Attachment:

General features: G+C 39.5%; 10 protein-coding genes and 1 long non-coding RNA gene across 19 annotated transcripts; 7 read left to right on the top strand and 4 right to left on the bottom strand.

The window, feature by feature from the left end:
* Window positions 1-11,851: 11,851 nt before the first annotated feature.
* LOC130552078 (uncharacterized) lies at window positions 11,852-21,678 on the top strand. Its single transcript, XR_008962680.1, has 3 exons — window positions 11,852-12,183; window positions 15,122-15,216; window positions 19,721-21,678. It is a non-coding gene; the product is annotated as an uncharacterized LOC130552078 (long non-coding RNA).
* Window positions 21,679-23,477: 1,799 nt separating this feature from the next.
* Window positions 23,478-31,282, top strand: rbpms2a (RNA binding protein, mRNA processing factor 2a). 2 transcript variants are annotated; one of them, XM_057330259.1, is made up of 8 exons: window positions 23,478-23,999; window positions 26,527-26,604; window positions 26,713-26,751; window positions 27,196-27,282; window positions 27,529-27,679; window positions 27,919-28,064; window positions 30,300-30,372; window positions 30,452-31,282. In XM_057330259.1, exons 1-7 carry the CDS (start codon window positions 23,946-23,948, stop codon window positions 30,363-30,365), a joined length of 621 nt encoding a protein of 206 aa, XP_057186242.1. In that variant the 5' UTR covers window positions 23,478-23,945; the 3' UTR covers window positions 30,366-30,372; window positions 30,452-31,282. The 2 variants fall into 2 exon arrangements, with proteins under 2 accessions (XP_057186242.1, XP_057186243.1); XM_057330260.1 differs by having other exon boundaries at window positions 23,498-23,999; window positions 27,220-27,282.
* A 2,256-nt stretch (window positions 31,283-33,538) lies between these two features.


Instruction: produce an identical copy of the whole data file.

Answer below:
General features: G+C 39.5%; 10 protein-coding genes and 1 long non-coding RNA gene across 19 annotated transcripts; 7 read left to right on the top strand and 4 right to left on the bottom strand.

The window, feature by feature from the left end:
* Window positions 1-11,851: 11,851 nt before the first annotated feature.
* LOC130552078 (uncharacterized) lies at window positions 11,852-21,678 on the top strand. Its single transcript, XR_008962680.1, has 3 exons — window positions 11,852-12,183; window positions 15,122-15,216; window positions 19,721-21,678. It is a non-coding gene; the product is annotated as an uncharacterized LOC130552078 (long non-coding RNA).
* Window positions 21,679-23,477: 1,799 nt separating this feature from the next.
* Window positions 23,478-31,282, top strand: rbpms2a (RNA binding protein, mRNA processing factor 2a). 2 transcript variants are annotated; one of them, XM_057330259.1, is made up of 8 exons: window positions 23,478-23,999; window positions 26,527-26,604; window positions 26,713-26,751; window positions 27,196-27,282; window positions 27,529-27,679; window positions 27,919-28,064; window positions 30,300-30,372; window positions 30,452-31,282. In XM_057330259.1, exons 1-7 carry the CDS (start codon window positions 23,946-23,948, stop codon window positions 30,363-30,365), a joined length of 621 nt encoding a protein of 206 aa, XP_057186242.1. In that variant the 5' UTR covers window positions 23,478-23,945; the 3' UTR covers window positions 30,366-30,372; window positions 30,452-31,282. The 2 variants fall into 2 exon arrangements, with proteins under 2 accessions (XP_057186242.1, XP_057186243.1); XM_057330260.1 differs by having other exon boundaries at window positions 23,498-23,999; window positions 27,220-27,282.
* A 2,256-nt stretch (window positions 31,283-33,538) lies between these two features.